Missile strike on Odesa kills 1, injures 18

A Russian missile attack on July 23 killed one civilian and injured 18 others, including four children, Odesa Oblast Governor Oleh Kiper said on Telegram.

Kiper said that 14 people were being hospitalized in the city of Odesa. Three of the hospitalized victims are children.

Kiper said the information is subject to change, adding that ambulance crews were still at work on the ground.

Russian forces launched Kalibr cruise missiles and Onyx supersonic anti-ship cruise missiles at Odesa and Mikolaiv Oblasts overnight, the Air Force reported on July 23.

Earlier, Kiper had reported via Telegram that the attacks damaged civilian infrastructure, residential buildings, and a religious institution.

The Air Force announced the first launch at 12:57 a.m. local time and urged residents to seek shelter.

A second launch was reported at 1:12 a.m. The Air Force reminded residents of the region not to film or post any aerial defense activity on social media.

Kiper also appealed to residents not to upload pictures of the attacks to social media. "Do not help the enemy," the governor said.

This is the latest in a series of attacks on Odesa that Russian forces have launched this week, targeting critical port and grain infrastructure in the wake of Moscow's withdrawal from the Black Sea Grain Initiative.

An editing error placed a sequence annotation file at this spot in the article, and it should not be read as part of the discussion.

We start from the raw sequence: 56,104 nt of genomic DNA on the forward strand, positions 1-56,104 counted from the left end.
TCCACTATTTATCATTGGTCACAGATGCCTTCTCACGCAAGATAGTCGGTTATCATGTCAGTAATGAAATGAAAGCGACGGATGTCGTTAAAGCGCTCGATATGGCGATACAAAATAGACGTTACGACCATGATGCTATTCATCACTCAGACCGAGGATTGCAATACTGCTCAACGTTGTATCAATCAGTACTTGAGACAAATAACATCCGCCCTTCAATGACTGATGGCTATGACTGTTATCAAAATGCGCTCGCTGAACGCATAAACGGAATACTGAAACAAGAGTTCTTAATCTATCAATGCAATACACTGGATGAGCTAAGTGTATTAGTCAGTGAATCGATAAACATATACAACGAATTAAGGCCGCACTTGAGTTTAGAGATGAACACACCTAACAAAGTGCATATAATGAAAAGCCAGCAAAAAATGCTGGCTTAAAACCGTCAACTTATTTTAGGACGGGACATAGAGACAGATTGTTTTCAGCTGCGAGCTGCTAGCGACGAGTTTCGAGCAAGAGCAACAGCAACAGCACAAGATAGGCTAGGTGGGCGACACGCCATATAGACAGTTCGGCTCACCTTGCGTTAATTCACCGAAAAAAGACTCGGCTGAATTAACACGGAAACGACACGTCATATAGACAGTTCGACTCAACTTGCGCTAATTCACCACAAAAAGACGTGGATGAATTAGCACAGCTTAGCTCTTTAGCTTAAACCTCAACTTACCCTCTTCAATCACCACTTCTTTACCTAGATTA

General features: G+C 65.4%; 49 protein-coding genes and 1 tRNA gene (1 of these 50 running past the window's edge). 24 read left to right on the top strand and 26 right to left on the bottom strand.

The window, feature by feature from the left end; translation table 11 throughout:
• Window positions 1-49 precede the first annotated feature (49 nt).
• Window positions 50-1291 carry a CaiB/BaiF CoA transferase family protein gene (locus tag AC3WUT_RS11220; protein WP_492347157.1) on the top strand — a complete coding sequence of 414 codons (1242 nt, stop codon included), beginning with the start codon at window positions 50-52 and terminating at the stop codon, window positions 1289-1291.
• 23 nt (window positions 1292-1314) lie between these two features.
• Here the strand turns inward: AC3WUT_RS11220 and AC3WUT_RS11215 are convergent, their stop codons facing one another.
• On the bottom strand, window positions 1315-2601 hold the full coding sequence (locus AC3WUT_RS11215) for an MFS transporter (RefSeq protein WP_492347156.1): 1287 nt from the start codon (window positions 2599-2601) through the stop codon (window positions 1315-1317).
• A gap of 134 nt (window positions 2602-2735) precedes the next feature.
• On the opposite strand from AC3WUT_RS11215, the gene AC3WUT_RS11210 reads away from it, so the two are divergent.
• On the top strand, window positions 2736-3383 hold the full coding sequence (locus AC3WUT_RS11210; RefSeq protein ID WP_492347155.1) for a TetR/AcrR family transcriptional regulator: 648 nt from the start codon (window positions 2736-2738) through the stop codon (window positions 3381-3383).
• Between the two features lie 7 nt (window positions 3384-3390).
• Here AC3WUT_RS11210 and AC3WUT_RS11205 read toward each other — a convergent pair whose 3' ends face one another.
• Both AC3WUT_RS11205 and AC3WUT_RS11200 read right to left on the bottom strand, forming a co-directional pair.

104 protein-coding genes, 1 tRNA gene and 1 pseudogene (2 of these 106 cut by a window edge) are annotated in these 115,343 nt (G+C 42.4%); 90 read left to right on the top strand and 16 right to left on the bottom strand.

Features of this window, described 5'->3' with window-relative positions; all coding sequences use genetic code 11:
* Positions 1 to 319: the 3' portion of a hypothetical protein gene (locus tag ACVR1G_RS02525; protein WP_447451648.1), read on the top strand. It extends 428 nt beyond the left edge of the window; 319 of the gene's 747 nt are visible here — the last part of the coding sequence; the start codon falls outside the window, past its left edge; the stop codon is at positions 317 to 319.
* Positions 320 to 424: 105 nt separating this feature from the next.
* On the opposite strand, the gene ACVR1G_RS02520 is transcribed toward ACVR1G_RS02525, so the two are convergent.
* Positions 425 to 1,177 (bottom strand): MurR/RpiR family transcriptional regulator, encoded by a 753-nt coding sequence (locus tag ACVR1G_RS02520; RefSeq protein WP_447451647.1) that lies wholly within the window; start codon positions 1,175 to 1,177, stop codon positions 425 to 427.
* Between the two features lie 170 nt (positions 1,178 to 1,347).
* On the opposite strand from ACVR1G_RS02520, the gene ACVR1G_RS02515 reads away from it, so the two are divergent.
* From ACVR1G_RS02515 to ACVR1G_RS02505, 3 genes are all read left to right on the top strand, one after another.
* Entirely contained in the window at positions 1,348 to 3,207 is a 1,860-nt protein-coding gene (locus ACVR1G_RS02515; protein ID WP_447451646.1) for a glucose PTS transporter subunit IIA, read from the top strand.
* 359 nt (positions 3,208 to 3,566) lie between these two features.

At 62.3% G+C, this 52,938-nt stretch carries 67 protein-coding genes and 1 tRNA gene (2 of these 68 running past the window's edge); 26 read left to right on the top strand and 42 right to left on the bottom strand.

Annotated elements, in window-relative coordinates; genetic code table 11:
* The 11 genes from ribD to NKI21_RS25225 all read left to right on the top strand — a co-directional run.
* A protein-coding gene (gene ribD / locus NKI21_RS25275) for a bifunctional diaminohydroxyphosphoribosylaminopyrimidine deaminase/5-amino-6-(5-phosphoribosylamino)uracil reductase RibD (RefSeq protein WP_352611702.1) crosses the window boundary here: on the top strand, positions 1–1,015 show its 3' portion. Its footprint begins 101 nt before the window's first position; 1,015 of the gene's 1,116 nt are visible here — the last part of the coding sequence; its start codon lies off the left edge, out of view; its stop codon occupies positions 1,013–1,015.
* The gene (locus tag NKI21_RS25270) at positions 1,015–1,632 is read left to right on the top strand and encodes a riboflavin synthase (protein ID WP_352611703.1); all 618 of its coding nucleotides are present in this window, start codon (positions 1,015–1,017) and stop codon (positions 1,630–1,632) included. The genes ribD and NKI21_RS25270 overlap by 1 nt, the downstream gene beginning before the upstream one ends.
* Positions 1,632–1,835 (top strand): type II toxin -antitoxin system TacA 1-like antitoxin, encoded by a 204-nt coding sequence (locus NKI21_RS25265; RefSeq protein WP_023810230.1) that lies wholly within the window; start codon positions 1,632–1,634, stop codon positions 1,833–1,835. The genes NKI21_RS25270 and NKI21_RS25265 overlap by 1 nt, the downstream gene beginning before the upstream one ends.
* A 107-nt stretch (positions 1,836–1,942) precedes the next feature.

Russian missile attack destroyed historic cathedral in Odesa

Russian missile attacks on July 22-23 night caused significant damage to Odesa's historic Transfiguration Cathedral, the city administration reported.

The building was partially destroyed, and several Orthodox shrines were damaged.

The cathedral belongs to the Ukrainian Orthodox Church of Moscow – a branch of the Russian Orthodox Church active in Ukraine.

The cathedral was hit in a large overnight missile attack that killed one civilian and injured 18 others, including four children.

A first responder collects icons at the Transfiguration Cathedral in Odesa after it's been severely damaged by a Russian missile strike on the city on July 23, 2023. (Odesa Governor Oleh Kiper via Telegram)

Local authorities later said that two architectural landmarks were severely damaged or destroyed in the attack, including the cathedral.

Emergency workers pulled an icon, the Kasperovskaya Icon of the Mother of God, from the rubble. The administration called the hero "the patron saint of Odesa."

The interior of the Transfiguration Cathedral in Odesa on the morning of July 23, following an overnight missile attack. (Odesa Governor Oleh Kiper via Telegram)

On July 21, UNESCO condemned the Russian military attacks on Odesa's historic center, named a world heritage site earlier this year. UNESCO listed "religious buildings" as the reason the city center deserved this designation.

The Transfiguration Cathedral was founded in 1794. The original building was destroyed by Soviet forces in 1936, and the new cathedral was established in 2003.

Photos posted to Telegram by the Odesa-based news outlet Dumska show extensive damage to the cathedral's interior, though the building remains standing.

Russian forces struck Odesa repeatedly this week, launching missiles at valuable infrastructure and killing and wounding civilians.

Russian shelling hits Nikopol, again